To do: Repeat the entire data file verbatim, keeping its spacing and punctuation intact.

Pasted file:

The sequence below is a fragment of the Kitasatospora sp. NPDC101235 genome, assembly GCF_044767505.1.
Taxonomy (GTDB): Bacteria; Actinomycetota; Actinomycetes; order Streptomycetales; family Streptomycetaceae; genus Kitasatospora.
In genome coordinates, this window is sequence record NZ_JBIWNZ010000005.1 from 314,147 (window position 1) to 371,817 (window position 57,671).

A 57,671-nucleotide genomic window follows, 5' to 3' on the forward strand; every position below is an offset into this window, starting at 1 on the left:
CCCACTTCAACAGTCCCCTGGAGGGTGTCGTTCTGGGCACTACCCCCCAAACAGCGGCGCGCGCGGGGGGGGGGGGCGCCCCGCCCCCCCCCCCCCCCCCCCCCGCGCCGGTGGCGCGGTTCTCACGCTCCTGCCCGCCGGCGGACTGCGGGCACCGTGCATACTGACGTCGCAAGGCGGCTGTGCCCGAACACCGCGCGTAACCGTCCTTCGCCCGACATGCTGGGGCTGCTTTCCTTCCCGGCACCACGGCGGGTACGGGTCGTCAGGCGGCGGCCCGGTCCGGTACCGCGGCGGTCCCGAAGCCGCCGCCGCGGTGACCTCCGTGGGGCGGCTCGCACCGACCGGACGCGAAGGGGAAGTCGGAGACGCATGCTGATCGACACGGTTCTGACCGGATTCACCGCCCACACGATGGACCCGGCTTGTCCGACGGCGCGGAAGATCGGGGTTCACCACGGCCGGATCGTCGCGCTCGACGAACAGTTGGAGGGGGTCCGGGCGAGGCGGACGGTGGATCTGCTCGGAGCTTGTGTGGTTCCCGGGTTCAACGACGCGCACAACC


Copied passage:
The sequence below is a fragment of the Kitasatospora sp. NPDC101235 genome, assembly GCF_044767505.1.
Taxonomy (GTDB): Bacteria; Actinomycetota; Actinomycetes; order Streptomycetales; family Streptomycetaceae; genus Kitasatospora.
In genome coordinates, this window is sequence record NZ_JBIWNZ010000005.1 from 314,147 (window position 1) to 371,817 (window position 57,671).

A 57,671-nucleotide genomic window follows, 5' to 3' on the forward strand; every position below is an offset into this window, starting at 1 on the left:
CCCACTTCAACAGTCCCCTGGAGGGTGTCGTTCTGGGCACTACCCCCCAAACAGCGGCGCGCGCGGGGGGGGGGGGCGCCCCGCCCCCCCCCCCCCCCCCCCCCGCGCCGGTGGCGCGGTTCTCACGCTCCTGCCCGCCGGCGGACTGCGGGCACCGTGCATACTGACGTCGCAAGGCGGCTGTGCCCGAACACCGCGCGTAACCGTCCTTCGCCCGACATGCTGGGGCTGCTTTCCTTCCCGGCACCACGGCGGGTACGGGTCGTCAGGCGGCGGCCCGGTCCGGTACCGCGGCGGTCCCGAAGCCGCCGCCGCGGTGACCTCCGTGGGGCGGCTCGCACCGACCGGACGCGAAGGGGAAGTCGGAGACGCATGCTGATCGACACGGTTCTGACCGGATTCACCGCCCACACGATGGACCCGGCTTGTCCGACGGCGCGGAAGATCGGGGTTCACCACGGCCGGATCGTCGCGCTCGACGAACAGTTGGAGGGGGTCCGGGCGAGGCGGACGGTGGATCTGCTCGGAGCTTGTGTGGTTCCCGGGTTCAACGACGCGCACAACC